[SoundStudies] Wed 13 Nov, 4:30pm - David Budries

Lynda Paul lynda.paul at yale.edu
Wed Nov 6 08:40:00 EST 2013

Yale's* Sound Studies Colloquium* continues this semester on the second
Wednesday of each month. Please join us next *Wednesday, November 13*, as we
feature *David Budries*, Professor and Chair of the Sound Design Department at
the Yale School of Drama and Sound Design Advisor for the Yale Repertory
Theatre. We meet in the Whitney Humanities Center, room B04 at 4:30pm.
Professor Budries will lead an interactive presentation entitled:

"Sound and Meaning," or "Recognizing Aural Fragments"

What characteristics of a sound make it recognizable?

Frequency, intensity, envelopes (volume and timbre) and the time it takes to
express the sound, all allow us to recognize meaning in a sound. What's the
smallest excerpt of sound/music that can provide enough information to 
allow an
experience of recognition, intention, or meaning?

Sound designers are often able to hear snippets of sounds and instantly
recognize a tune. They don't do it as a game; they just do it because their
personal database of music and sound is so big that it's relatively easy for
them. But all of us make sense-libraries in our brains that become the basis
for language and our navigation through the world. It's not just humans: our
smart phones are capable of sampling a selection of music, sending that music
to the Shazam database, and then returning the name of the selection to us,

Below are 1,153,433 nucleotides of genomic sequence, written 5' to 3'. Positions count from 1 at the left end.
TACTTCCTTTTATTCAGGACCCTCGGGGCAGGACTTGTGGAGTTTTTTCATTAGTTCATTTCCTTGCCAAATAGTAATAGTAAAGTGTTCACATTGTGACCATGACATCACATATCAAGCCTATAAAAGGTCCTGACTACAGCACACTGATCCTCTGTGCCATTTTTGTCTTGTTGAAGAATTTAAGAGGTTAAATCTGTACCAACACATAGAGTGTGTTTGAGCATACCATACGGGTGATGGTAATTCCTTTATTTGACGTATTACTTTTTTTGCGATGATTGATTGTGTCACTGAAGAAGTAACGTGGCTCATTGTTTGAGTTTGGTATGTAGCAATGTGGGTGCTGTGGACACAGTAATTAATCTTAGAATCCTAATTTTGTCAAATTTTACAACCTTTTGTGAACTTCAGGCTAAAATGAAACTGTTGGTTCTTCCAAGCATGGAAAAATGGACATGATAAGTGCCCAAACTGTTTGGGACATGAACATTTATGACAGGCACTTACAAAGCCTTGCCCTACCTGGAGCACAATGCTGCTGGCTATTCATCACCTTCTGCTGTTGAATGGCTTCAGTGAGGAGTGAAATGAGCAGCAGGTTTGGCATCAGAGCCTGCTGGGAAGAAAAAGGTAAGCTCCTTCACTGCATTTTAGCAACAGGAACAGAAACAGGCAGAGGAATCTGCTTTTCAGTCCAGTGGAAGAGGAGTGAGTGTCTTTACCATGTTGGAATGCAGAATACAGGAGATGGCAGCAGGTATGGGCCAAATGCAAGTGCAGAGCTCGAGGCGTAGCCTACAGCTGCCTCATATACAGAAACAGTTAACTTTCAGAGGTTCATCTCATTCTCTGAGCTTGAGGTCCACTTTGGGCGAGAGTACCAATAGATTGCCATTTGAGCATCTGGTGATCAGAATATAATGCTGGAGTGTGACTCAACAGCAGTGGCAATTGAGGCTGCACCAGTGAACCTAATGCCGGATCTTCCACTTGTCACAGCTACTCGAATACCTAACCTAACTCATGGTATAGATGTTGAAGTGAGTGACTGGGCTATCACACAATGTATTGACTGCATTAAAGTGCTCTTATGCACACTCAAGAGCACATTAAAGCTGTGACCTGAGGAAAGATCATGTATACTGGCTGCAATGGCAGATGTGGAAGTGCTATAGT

based only on a 5-10 second sample. Software like Shazam works by taking a
"fingerprint" or spectrogram of sound and logging that information into a
database. In my experience, people do a similar type of sampling. We take in
sense-samples, then query our sense-libraries to arrive at conclusions about
where we are, what we hear, and what we see, taste, smell, and feel.

How much sound is the general population is capable of remembering? And how
brief a segment is necessary for us to recognize it?

Using the participants of the colloquium as subjects, I hope to learn 
about sound and recognition. Bring your listening ears to this interactive
Sound Studies Colloquium.


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Kind regards,
Lynda Paul, Postdoctoral Associate in the Integrated Humanities
Joseph Clarke, Doctoral Candidate in Architecture

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